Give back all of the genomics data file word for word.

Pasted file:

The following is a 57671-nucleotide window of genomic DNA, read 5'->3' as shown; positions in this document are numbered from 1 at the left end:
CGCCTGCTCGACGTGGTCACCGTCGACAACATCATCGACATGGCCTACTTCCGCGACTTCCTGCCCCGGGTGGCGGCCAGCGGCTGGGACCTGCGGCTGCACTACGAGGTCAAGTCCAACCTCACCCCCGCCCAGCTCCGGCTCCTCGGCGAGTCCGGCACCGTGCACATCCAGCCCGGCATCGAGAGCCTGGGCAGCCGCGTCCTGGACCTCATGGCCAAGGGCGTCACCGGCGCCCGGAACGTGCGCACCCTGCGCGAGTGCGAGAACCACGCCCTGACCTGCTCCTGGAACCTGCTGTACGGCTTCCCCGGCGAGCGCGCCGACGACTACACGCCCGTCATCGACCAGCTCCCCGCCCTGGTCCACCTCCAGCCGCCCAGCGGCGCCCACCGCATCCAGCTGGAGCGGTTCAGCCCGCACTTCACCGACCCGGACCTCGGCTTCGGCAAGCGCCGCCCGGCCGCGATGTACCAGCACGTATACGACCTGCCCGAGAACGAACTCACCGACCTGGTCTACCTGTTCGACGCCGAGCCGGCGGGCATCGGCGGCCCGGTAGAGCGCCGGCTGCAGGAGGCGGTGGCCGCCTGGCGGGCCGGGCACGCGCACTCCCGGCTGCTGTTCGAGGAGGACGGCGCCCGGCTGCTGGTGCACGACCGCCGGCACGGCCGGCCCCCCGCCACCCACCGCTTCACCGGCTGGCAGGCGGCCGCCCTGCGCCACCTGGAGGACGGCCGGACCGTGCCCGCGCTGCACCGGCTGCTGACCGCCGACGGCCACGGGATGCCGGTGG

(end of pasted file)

The following is a 57671-nucleotide window of genomic DNA, read 5'->3' as shown; positions in this document are numbered from 1 at the left end:
CGCCTGCTCGACGTGGTCACCGTCGACAACATCATCGACATGGCCTACTTCCGCGACTTCCTGCCCCGGGTGGCGGCCAGCGGCTGGGACCTGCGGCTGCACTACGAGGTCAAGTCCAACCTCACCCCCGCCCAGCTCCGGCTCCTCGGCGAGTCCGGCACCGTGCACATCCAGCCCGGCATCGAGAGCCTGGGCAGCCGCGTCCTGGACCTCATGGCCAAGGGCGTCACCGGCGCCCGGAACGTGCGCACCCTGCGCGAGTGCGAGAACCACGCCCTGACCTGCTCCTGGAACCTGCTGTACGGCTTCCCCGGCGAGCGCGCCGACGACTACACGCCCGTCATCGACCAGCTCCCCGCCCTGGTCCACCTCCAGCCGCCCAGCGGCGCCCACCGCATCCAGCTGGAGCGGTTCAGCCCGCACTTCACCGACCCGGACCTCGGCTTCGGCAAGCGCCGCCCGGCCGCGATGTACCAGCACGTATACGACCTGCCCGAGAACGAACTCACCGACCTGGTCTACCTGTTCGACGCCGAGCCGGCGGGCATCGGCGGCCCGGTAGAGCGCCGGCTGCAGGAGGCGGTGGCCGCCTGGCGGGCCGGGCACGCGCACTCCCGGCTGCTGTTCGAGGAGGACGGCGCCCGGCTGCTGGTGCACGACCGCCGGCACGGCCGGCCCCCCGCCACCCACCGCTTCACCGGCTGGCAGGCGGCCGCCCTGCGCCACCTGGAGGACGGCCGGACCGTGCCCGCGCTGCACCGGCTGCTGACCGCCGACGGCCACGGGATGCCGGTGG